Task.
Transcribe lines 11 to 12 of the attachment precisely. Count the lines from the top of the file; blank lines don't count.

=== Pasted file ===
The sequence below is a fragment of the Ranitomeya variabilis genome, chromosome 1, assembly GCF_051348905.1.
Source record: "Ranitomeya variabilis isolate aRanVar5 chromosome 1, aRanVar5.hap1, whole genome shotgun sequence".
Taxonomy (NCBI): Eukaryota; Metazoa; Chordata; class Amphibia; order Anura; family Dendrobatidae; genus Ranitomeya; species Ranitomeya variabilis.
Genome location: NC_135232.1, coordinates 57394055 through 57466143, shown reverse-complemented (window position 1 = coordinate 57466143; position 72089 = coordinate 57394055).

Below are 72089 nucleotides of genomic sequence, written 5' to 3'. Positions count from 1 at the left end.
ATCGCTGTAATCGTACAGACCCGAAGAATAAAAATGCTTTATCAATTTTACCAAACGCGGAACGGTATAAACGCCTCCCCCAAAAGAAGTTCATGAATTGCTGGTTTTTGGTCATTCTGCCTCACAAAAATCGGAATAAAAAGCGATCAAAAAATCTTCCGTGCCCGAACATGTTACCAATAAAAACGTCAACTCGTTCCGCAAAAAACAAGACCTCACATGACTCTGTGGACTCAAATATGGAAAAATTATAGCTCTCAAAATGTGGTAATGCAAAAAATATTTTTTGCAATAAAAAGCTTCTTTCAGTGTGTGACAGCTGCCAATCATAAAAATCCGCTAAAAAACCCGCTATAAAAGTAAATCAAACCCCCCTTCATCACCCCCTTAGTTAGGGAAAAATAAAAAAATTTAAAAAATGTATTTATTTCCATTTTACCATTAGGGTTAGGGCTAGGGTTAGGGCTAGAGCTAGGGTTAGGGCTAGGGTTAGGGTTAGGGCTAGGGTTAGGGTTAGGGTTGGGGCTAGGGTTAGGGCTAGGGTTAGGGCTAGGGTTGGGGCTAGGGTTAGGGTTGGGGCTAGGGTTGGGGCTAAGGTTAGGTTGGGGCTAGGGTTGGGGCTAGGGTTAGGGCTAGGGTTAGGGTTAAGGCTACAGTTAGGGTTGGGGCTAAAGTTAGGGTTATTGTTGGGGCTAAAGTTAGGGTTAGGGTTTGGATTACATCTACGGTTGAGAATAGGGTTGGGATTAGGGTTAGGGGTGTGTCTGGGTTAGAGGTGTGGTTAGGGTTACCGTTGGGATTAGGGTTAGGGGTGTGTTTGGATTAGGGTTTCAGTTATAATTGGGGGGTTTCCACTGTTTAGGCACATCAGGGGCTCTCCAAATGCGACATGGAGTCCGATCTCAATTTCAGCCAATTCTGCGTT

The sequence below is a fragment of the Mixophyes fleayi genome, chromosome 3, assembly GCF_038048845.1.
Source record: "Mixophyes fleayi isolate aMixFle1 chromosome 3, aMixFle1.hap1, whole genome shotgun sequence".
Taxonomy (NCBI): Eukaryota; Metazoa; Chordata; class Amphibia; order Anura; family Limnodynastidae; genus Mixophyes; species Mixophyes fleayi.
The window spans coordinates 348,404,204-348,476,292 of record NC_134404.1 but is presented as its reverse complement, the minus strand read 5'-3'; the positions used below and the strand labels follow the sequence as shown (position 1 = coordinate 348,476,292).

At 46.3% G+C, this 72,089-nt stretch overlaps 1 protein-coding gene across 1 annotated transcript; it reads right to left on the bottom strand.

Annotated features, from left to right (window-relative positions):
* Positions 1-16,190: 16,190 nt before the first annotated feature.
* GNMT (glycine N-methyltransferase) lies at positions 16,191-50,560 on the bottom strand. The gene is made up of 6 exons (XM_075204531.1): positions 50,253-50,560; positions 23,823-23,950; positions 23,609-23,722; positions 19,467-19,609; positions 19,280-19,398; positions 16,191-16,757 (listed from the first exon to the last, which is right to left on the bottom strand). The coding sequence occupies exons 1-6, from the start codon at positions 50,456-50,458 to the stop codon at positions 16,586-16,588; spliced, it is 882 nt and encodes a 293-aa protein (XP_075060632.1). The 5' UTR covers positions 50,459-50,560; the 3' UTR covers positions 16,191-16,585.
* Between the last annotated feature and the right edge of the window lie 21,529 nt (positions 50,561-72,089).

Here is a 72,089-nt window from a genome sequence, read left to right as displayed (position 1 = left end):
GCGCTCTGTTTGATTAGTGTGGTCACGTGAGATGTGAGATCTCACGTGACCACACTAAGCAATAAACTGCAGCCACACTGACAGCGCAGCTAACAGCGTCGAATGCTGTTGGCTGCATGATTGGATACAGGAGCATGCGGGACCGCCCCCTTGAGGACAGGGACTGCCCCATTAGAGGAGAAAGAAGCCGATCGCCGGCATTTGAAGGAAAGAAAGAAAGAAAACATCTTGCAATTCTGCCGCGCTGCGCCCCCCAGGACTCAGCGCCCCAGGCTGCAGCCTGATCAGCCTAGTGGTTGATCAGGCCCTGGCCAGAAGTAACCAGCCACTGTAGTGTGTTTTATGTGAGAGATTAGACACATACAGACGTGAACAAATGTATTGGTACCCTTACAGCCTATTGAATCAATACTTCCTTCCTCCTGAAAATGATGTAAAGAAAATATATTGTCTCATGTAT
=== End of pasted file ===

At 46.3% G+C, this 72,089-nt stretch overlaps 1 protein-coding gene across 1 annotated transcript; it reads right to left on the bottom strand.

Annotated features, from left to right (window-relative positions):